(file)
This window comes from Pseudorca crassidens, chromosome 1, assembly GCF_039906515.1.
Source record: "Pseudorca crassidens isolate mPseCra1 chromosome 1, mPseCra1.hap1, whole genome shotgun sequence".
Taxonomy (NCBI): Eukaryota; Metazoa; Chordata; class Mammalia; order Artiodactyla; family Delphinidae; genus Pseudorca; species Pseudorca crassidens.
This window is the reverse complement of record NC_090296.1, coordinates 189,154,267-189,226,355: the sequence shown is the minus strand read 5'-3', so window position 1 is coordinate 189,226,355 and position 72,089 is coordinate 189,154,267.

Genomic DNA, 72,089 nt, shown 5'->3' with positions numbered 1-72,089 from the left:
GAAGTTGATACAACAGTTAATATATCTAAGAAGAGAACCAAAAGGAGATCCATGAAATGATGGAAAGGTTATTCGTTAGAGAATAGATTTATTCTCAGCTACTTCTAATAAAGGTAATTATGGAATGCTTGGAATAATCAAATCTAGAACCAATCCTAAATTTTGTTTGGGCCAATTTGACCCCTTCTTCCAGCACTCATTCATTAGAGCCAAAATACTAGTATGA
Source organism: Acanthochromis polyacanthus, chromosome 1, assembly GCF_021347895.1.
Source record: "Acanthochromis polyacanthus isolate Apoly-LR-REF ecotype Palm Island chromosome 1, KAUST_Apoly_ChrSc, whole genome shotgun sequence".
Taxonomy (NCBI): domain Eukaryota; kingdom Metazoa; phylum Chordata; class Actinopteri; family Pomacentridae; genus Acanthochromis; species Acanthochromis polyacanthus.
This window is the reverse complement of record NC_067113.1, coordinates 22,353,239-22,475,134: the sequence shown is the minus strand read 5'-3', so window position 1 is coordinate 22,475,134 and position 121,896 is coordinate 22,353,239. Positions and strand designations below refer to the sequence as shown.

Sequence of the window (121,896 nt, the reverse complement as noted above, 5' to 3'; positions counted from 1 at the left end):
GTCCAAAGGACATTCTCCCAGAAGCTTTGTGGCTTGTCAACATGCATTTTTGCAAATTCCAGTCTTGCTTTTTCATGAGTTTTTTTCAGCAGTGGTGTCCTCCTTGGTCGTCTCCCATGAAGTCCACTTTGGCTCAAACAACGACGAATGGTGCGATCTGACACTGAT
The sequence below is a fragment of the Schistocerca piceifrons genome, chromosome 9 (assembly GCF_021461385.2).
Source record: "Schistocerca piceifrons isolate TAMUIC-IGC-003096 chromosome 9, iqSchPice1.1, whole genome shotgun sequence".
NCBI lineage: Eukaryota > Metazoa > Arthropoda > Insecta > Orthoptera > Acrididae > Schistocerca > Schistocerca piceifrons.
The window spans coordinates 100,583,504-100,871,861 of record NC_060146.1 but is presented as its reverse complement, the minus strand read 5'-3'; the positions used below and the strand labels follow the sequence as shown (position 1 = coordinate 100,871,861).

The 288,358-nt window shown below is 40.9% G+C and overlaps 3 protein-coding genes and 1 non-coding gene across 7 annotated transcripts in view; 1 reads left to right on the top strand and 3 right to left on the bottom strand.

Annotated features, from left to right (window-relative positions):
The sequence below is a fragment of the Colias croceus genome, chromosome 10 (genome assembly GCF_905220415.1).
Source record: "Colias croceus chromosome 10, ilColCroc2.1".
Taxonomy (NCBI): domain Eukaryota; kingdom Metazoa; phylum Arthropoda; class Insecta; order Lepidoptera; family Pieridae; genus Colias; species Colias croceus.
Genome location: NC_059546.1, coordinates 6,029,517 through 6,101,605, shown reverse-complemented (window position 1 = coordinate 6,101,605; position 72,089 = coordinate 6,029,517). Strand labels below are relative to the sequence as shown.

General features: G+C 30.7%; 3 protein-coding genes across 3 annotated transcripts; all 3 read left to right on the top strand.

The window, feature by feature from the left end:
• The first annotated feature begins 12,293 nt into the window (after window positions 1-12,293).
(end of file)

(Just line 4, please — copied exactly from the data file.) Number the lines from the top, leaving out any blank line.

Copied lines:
This window is the reverse complement of record NC_090296.1, coordinates 189,154,267-189,226,355: the sequence shown is the minus strand read 5'-3', so window position 1 is coordinate 189,226,355 and position 72,089 is coordinate 189,154,267.